Director Adam Brace has passed away at the age of 43 following a short illness. He will posthumously make his Broadway debut this summer, having directed Alex Edelman's Just For Us, which will begin performances June 22 at the Hudson Theatre. This summer, another show of Mr. Brace's will play in New York City, One Woman Show Liz Kingsman, will play the Greenwich House Theater Off-Broadway beginning June 14.
Mr. Brace was a dedicated director, playwright, dramaturg, educator script editor, and writer, across multiple artistic disclipines: namely comedy and theatre. He first studied at the University of Kent, where he received a BA in Drama. He then went on to receive an MA in Writing for Performance from Goldsmiths at University of London. In the past decade, Mr. Brace taught a wide variety of classes within the English department at Southampton University, including Post WWII Drama and English as a Foreign Language. He additionally served as a dramaturg and workshop leader for the university's theatre department. Mr. Brace also spent several years as a visiting lecturer in playwrighting at the Central School of Speech and Drama, University of London, University of Kent, and City University.
Mr. Brace wrote several plays throughout his lifetime, his first being Stovepipe, which transferred to London for an eight week-long engagement in collaboration with the National Theatre. Some of his other plays include Midnight Your Time, Electric Things, and A Real Humane Person Who Cares and All That. Mr. Brace's first script for film, Best, won the Short Film Contest at London's Sundance Film Festival 2013.
From 2011 to 2013, Mr. Brace was an Associate at the Gate Theatre in London, before becoming Associate Playwright at Southampton Nuffield Theatre. Most recently, he served as Associate Director at London's Soho Theatre.
Mr. Brace had a nearly decade-long collaboration with Edelman, directing all of Edelman's shows since 2014. Mr. Brace also worked on the Olivier-nominated Age is a Feeling by Haley McGee and Leo Reich's Literally Who Cares?!, which received a New York Times Critics' Pick this year.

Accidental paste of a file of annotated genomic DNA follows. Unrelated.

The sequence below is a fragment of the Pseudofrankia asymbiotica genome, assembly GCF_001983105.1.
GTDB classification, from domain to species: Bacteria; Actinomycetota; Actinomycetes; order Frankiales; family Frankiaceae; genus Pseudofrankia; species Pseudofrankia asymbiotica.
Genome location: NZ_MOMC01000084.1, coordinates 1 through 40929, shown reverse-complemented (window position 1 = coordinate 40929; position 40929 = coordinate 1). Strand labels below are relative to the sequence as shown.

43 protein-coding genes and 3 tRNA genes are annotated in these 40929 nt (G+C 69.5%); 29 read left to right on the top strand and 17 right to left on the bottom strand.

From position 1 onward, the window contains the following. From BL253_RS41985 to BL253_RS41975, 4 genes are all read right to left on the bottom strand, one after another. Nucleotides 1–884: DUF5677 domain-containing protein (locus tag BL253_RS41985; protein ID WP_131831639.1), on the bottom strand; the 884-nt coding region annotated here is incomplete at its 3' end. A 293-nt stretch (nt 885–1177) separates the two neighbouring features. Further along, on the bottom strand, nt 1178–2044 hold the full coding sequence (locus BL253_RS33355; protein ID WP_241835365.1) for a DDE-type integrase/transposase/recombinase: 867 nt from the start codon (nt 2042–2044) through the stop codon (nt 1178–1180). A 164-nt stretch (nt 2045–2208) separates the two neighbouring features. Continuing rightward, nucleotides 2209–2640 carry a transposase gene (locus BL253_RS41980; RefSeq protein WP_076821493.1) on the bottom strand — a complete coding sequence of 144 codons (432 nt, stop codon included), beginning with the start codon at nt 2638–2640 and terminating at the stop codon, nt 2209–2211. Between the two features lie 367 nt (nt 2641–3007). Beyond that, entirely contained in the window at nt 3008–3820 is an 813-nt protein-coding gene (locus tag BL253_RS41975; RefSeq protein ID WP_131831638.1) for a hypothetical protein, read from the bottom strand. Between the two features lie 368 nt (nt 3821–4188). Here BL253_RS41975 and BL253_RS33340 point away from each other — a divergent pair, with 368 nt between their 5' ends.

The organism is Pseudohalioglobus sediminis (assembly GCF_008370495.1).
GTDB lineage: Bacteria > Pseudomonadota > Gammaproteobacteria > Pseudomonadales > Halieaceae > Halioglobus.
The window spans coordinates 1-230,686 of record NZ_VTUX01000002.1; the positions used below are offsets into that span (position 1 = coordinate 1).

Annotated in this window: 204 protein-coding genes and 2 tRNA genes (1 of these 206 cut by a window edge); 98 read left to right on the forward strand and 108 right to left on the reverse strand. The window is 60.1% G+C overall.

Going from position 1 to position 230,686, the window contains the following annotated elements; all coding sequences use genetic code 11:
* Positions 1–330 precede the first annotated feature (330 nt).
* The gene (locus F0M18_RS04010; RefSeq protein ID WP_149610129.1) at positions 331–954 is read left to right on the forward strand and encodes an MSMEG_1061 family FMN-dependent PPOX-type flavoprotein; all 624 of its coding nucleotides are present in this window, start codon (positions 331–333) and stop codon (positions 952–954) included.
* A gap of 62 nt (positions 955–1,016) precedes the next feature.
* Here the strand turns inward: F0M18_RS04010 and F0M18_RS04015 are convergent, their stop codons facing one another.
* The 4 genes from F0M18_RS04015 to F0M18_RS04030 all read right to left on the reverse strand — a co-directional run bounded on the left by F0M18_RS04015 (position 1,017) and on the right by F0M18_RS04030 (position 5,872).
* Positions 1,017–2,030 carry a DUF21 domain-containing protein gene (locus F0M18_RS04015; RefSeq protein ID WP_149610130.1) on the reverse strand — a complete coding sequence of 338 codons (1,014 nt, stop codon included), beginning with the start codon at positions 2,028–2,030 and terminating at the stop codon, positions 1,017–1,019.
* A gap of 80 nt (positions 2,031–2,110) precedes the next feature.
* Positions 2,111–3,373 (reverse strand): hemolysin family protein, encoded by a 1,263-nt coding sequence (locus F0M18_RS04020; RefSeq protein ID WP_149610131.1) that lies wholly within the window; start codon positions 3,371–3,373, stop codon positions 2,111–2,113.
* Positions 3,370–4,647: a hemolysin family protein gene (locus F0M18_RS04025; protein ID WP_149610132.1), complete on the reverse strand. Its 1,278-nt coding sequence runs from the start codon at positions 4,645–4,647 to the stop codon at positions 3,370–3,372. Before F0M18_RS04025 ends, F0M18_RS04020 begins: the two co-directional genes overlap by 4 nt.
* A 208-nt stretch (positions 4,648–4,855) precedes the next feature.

In a statement on Twitter, Edelman announced his passing, stating: "He was my closest collaborator for more than a decade, but more importantly, he was one of my closest friends. I don’t feel ready to acknowledge the magnitude of this loss, but I already feel it."
The producers of Just For Us also released a statement: "We are devastated by the far-too-soon loss of Adam Brace, the beloved director of Just For Us and Alex Edelman's indispensable collaborator for the past decade. Adam had an incredible gift for nurturing solo playwrights, performers, and comedians as they honed their thoughts, instincts, hearts, jokes and craft into fringe festival favorites, award-winning plays, and theatrical experiences. This is a staggering loss to the comedy and theatre communities. We are heartened that his indelible artistry will live on in many acclaimed productions worldwide from performers like Alfie Brown, Liz Kingsman, Leo Reich, Ahir Shah, and Haley McGee—as well as his posthumous Broadway debut with Just For Us. Our run is dedicated to his loving memory."
Kingsman also released a long statement on Instagram about Mr. Brace, writing, "He was, and remains, a giant figure in my life, and for countless other Adam Brace devotees across the world. Like all the best craftsmen his artistry was undetectable. His talent lay in guiding writers, comedians and theatre-makers as they fumbled through the darkness in search of elusive moments of inspiration. He talked about his acts with glowing pride, but never ownership. He was a serial deflector of compliments. Humble to a fault. "One Woman Show had received an Olivier Award nomination when it played the West End.
Mr. Brace is survived by his partner Becca, and other family members whose names have not yet been shared.